Thunder Bay police probing if trailer hitch thrown at Indigenous woman ‘hate-motivated’

Police in Thunder Bay, Ont. say they’re consulting with the Crown over whether evidence gathered so far in the case of an Indigenous woman hospitalized by a thrown trailer hitch points to a hate-related assault.

Thunder Bay police have charged Brayden Bushby, 18, with aggravated assault in connection with the Jan. 29 incident. According to police, Bushby turned himself in on Saturday.

Barbara Kentner, 34, required surgery after being hit in the stomach by the trailer hitch shortly after 1 a.m. on Sunday morning, according to Kentner’s sister, Melissa Kentner, who witnessed the incident.

In a written release issued Monday afternoon, police said Bushby appeared in court Sunday morning. His next date is scheduled for Feb. 7.

Police confirmed that four individuals — three men and one woman, all aged 18 and 19 — were in the vehicle from which the trailer hitch was reportedly thrown. All four were interviewed by police. As of Monday afternoon, only Bushby was reported to have been charged.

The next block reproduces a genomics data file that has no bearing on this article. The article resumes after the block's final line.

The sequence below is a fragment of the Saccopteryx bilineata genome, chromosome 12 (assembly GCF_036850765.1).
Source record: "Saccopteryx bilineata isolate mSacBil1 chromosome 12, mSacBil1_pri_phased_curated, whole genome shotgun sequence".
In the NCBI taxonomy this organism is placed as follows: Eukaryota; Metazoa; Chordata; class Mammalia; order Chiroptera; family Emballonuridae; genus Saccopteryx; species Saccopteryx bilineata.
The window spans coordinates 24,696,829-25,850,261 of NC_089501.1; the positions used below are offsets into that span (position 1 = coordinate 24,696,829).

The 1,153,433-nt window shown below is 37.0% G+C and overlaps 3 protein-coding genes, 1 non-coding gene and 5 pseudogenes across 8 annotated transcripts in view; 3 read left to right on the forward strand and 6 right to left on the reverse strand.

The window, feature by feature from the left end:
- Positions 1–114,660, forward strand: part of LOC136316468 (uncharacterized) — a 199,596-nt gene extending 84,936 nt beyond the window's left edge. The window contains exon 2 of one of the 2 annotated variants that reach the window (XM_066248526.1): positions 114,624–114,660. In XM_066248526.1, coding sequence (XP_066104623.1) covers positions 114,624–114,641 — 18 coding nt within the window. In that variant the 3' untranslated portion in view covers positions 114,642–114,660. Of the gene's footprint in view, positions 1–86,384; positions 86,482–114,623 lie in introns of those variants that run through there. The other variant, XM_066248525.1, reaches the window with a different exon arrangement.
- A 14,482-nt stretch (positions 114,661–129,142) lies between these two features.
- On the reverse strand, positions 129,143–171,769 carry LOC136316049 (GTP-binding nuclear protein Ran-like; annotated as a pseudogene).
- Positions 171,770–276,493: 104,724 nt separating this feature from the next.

Police still investigating ‘disturbing’ incident

Investigators are still looking into whether the incident — that police called “disturbing,” on Monday — constitutes a hate-related offence.

Melissa Kentner, as well as Nishnawbe Aski Nation Deputy Grand Chief Anna-Betty Achneepineskum, have called it a hate crime.

Police said on Monday that further investigation as well as consultations with the prosecution are exploring whether the victim’s race was a mitigating factor in the incident. If anyone is convicted in relation to the attack, police said that determination could factor into a sentencing.

Trailer hitch

Melissa Kentner says this is the trailer hitch that was thrown at her sister from a moving car while she was walking down the street in Thunder Bay, Ont. Police said they’ve seized the hitch as evidence. (Melissa Kentner/Facebook)

The aggravated assault charge has not been proven in court.

The force is “aware of the reporting by members of the Aboriginal community that they have been victim to objects being thrown at them,” by people in passing vehicles, Monday’s release said, adding that police are encouraging anyone who is a victim to report the incident.

A number of First Nations people have said that it’s common in Thunder Bay for Indigenous people to be targeted by objects thrown from passing vehicles.

“This recently reported incident is a good example of members of the community stepping up and doing the right thing to provide information and help an investigation move forward,” the police’s statement added.

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